Nicaraguan president and one-time Sandinista revolutionary Daniel Ortega has been re-elected in a landslide, according to results, overcoming a constitutional limit on re-election and reports of voting problems.
Mr Ortega had 63% support compared with 31% for his nearest challenger, Fabio Gadea, with 86% of the votes counted. Former president Arnoldo Aleman was a distant third with 6%.
The margin of victory is likely to reduce the impact of reports of irregularities during Sunday's vote. A domestic group of observers, Let's Have Democracy, said it recorded 600 complaints of voting irregularities, a handful of injuries in protests and 30 arrests.
Mr Gadea, election observers and oppositions groups raised questions about the validity of the vote, as did the United States.
US State Department spokeswoman Victoria Nuland repeated concerns over whether the elections were transparent and free of intimidation, violence and harassment. "There are quite a number of reports, and we're concerned because the conditions weren't good going in," she said. "And frankly, if the Nicaraguan government had nothing to hide, it should have allowed a broad complement of international monitors."
The Ortega government issued strict guidelines for election observers. International teams had to negotiate for more access, and Nicaraguan observers did not even bother to get credentials.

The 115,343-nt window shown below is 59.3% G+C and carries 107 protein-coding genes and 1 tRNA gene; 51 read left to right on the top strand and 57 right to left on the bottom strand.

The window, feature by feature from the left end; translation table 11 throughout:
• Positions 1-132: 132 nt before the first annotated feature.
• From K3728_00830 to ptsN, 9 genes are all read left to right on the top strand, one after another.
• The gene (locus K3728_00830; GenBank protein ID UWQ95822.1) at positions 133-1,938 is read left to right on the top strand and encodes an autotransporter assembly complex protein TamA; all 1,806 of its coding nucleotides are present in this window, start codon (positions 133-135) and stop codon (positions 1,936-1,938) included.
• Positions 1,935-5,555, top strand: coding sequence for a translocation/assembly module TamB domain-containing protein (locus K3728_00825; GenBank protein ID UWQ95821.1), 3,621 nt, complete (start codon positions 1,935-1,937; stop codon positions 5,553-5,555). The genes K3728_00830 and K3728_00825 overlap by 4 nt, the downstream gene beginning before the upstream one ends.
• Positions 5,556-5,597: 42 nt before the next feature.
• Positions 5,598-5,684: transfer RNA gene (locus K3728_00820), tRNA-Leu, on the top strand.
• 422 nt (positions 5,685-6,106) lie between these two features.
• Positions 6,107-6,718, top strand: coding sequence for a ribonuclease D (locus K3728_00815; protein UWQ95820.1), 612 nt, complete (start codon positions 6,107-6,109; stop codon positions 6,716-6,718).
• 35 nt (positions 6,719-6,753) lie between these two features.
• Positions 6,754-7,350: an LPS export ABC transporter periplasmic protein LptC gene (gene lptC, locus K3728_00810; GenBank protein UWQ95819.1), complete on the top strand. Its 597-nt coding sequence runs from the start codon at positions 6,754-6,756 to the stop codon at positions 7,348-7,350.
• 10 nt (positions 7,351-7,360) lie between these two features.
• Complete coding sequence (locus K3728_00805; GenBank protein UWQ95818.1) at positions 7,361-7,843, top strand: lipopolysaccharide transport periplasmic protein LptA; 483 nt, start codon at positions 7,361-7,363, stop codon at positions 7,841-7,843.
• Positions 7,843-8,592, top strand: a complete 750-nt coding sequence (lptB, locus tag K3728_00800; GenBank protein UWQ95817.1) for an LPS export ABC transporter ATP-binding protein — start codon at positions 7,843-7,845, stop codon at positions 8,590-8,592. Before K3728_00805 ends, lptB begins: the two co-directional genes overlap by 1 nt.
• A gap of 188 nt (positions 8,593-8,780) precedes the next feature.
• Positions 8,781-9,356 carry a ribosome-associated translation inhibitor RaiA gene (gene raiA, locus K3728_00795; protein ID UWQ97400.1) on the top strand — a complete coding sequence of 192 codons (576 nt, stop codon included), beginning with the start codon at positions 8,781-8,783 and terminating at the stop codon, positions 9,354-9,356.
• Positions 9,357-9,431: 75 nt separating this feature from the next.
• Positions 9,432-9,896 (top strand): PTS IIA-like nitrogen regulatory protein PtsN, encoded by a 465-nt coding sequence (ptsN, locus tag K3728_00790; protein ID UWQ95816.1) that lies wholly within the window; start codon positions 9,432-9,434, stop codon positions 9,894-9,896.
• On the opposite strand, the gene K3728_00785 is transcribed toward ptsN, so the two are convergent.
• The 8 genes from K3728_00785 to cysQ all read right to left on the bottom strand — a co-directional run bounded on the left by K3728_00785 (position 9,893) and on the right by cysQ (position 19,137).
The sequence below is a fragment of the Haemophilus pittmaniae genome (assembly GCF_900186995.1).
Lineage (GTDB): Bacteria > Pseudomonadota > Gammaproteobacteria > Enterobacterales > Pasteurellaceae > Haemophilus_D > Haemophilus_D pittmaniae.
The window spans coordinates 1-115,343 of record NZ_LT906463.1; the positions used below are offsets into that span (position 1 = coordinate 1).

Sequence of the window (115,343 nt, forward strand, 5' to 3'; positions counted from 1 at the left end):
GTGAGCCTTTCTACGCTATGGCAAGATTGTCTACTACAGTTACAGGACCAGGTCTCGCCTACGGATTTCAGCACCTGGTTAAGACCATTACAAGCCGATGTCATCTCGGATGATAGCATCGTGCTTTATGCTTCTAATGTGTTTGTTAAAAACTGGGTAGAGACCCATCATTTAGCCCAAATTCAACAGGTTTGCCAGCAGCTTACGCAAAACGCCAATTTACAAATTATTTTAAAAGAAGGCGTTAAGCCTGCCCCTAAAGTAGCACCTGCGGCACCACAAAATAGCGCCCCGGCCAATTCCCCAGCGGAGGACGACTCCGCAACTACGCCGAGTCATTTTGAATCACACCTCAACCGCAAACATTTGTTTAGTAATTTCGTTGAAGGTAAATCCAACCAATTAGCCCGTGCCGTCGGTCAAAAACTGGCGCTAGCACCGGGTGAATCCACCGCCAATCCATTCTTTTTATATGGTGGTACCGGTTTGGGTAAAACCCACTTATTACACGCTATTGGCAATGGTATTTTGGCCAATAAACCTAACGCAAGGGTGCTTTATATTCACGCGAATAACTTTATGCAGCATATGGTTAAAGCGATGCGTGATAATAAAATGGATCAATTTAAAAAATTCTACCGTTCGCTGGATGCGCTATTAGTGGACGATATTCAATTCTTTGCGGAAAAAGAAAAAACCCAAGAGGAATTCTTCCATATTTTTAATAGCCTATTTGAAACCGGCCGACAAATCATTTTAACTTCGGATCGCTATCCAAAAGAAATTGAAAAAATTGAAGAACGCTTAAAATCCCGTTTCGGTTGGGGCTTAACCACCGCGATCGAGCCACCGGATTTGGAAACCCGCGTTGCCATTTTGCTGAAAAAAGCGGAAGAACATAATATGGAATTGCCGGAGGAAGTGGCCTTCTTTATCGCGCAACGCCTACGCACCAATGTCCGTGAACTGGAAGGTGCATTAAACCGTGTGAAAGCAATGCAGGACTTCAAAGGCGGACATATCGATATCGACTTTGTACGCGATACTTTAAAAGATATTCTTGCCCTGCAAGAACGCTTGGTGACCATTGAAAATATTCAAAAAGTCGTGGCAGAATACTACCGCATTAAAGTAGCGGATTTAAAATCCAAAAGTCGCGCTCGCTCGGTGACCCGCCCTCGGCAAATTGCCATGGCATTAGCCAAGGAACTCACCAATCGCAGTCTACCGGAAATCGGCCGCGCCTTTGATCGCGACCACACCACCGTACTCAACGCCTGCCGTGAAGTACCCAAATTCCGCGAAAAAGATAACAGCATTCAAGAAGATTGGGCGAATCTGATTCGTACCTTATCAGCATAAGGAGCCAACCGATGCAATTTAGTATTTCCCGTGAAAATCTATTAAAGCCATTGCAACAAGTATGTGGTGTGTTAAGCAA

A team from the European Union said it would issue a report after complaints that included a polling place set on fire, election officials obstructing voters from opposing parties and protests by those who did not receive their voting credentials.
Eliseo Nunez, who headed the Gadea campaign, said 20% of his party's representatives had been blocked from overseeing polling places "by paramilitary mobs". "We can't accept the results because they don't reflect the will of the people, rather the will of the election council," Mr Gadea said in a news conference.
Mr Ortega has yet to acknowledge victory, although he has already received congratulations from his leftist allies, Cuban President Raul Castro and Venezuelan President Hugo Chavez, who has given the Ortega government more than 500 million dollars a year in donations and discounted oil.
His opponents feared that if Mr Ortega won with a clear majority, he would be able to change the constitution to legitimise the Supreme Court ruling and pave the way to becoming president for life.